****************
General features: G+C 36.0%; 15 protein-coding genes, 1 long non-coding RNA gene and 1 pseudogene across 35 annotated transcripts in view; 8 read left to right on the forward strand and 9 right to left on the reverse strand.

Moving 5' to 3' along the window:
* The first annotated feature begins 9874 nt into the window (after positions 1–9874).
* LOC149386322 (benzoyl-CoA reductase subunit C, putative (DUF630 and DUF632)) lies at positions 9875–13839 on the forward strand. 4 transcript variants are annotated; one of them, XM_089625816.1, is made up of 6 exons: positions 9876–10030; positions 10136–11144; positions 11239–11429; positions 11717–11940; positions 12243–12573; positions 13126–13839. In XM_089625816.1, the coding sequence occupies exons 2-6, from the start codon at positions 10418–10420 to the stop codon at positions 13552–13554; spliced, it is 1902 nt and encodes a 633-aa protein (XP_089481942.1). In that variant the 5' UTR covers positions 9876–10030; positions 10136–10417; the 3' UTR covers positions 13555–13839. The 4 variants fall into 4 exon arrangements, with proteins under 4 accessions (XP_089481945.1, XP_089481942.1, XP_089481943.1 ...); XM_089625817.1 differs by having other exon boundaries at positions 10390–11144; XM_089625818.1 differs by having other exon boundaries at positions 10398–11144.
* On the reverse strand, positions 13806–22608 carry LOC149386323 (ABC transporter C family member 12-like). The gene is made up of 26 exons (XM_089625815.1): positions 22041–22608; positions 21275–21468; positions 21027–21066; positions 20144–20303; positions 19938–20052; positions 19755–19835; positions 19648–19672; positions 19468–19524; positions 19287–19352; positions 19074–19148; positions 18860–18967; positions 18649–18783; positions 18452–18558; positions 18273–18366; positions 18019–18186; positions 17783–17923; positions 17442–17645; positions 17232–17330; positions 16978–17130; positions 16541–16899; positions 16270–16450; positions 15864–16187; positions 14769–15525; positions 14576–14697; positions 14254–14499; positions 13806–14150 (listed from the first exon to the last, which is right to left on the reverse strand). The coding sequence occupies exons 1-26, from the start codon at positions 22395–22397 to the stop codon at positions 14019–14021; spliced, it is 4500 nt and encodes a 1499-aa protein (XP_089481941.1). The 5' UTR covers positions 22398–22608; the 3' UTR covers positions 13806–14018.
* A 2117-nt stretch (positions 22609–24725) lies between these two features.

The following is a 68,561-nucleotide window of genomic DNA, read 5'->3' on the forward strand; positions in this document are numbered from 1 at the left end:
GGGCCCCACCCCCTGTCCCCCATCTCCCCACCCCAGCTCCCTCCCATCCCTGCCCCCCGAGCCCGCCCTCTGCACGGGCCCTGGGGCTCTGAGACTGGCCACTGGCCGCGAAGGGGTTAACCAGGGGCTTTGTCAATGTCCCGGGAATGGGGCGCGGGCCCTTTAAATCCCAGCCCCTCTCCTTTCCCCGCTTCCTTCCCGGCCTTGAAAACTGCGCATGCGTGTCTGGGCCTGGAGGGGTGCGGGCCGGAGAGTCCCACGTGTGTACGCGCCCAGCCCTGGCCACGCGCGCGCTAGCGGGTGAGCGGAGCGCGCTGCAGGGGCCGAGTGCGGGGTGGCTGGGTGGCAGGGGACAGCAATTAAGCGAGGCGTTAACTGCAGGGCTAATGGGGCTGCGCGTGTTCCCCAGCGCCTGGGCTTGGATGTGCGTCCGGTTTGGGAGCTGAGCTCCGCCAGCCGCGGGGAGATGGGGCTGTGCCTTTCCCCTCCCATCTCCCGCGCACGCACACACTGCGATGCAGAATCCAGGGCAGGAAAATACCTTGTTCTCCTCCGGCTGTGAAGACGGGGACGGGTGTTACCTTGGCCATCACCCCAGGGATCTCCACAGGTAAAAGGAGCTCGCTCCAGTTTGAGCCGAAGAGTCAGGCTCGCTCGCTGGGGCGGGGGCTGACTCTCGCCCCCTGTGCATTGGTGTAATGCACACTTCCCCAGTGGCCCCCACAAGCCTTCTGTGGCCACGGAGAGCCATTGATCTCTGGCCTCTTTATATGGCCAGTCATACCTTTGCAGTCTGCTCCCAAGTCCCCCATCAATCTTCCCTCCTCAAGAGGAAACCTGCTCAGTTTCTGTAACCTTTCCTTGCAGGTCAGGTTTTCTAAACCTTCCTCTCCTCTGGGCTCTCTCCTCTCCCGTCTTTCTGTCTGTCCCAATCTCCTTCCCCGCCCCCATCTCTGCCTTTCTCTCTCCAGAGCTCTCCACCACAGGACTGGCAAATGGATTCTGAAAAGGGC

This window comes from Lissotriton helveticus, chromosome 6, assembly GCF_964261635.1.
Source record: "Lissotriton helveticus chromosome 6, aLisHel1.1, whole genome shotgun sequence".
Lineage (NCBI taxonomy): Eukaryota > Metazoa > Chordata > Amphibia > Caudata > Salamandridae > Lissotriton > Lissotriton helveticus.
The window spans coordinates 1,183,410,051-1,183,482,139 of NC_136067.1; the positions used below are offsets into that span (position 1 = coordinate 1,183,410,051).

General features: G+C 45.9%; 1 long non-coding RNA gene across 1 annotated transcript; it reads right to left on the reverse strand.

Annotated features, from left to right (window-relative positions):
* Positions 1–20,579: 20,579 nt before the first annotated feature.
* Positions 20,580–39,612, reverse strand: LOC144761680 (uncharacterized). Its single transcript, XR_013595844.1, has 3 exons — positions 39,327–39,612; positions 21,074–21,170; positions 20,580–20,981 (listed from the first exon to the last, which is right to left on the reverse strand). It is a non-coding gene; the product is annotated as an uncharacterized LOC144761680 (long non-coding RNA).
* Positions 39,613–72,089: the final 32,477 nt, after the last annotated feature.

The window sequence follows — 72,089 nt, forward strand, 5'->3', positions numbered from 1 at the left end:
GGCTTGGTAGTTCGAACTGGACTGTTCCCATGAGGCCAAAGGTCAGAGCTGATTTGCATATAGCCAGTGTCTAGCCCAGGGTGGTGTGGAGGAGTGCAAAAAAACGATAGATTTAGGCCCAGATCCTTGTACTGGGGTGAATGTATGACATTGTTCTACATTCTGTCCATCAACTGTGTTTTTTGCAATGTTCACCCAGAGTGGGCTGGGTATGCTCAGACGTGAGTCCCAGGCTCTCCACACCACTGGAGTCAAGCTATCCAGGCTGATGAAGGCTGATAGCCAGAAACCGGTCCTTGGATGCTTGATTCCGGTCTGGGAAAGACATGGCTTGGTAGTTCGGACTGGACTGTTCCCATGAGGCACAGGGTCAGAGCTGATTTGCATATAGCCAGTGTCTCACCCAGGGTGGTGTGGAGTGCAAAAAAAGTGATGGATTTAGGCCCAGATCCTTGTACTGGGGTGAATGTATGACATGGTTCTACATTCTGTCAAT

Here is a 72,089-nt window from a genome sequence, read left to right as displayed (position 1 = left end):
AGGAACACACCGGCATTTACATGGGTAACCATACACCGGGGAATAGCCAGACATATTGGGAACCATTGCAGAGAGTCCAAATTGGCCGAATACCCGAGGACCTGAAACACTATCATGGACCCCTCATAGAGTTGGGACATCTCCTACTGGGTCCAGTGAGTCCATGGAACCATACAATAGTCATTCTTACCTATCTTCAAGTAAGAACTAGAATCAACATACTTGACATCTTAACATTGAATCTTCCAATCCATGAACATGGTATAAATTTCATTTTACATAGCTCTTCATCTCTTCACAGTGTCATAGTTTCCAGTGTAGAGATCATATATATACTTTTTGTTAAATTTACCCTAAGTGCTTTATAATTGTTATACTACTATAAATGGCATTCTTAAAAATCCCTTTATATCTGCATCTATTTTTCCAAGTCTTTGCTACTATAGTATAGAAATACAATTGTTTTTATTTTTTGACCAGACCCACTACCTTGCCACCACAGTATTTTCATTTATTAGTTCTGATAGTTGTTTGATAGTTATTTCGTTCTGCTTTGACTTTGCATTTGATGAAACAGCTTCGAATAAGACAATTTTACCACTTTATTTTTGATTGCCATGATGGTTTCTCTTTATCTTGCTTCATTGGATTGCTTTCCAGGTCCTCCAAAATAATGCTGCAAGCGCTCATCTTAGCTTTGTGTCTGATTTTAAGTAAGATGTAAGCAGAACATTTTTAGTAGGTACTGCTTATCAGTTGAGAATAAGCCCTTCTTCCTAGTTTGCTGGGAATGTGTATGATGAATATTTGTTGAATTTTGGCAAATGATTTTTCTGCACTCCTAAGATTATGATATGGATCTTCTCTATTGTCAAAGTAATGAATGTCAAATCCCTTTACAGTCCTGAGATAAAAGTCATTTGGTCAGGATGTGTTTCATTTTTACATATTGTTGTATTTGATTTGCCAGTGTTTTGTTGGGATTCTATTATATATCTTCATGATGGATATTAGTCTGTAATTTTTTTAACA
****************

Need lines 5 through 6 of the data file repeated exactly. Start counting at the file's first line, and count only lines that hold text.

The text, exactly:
* On the reverse strand, positions 13806–22608 carry LOC149386323 (ABC transporter C family member 12-like). The gene is made up of 26 exons (XM_089625815.1): positions 22041–22608; positions 21275–21468; positions 21027–21066; positions 20144–20303; positions 19938–20052; positions 19755–19835; positions 19648–19672; positions 19468–19524; positions 19287–19352; positions 19074–19148; positions 18860–18967; positions 18649–18783; positions 18452–18558; positions 18273–18366; positions 18019–18186; positions 17783–17923; positions 17442–17645; positions 17232–17330; positions 16978–17130; positions 16541–16899; positions 16270–16450; positions 15864–16187; positions 14769–15525; positions 14576–14697; positions 14254–14499; positions 13806–14150 (listed from the first exon to the last, which is right to left on the reverse strand). The coding sequence occupies exons 1-26, from the start codon at positions 22395–22397 to the stop codon at positions 14019–14021; spliced, it is 4500 nt and encodes a 1499-aa protein (XP_089481941.1). The 5' UTR covers positions 22398–22608; the 3' UTR covers positions 13806–14018.
* A 2117-nt stretch (positions 22609–24725) lies between these two features.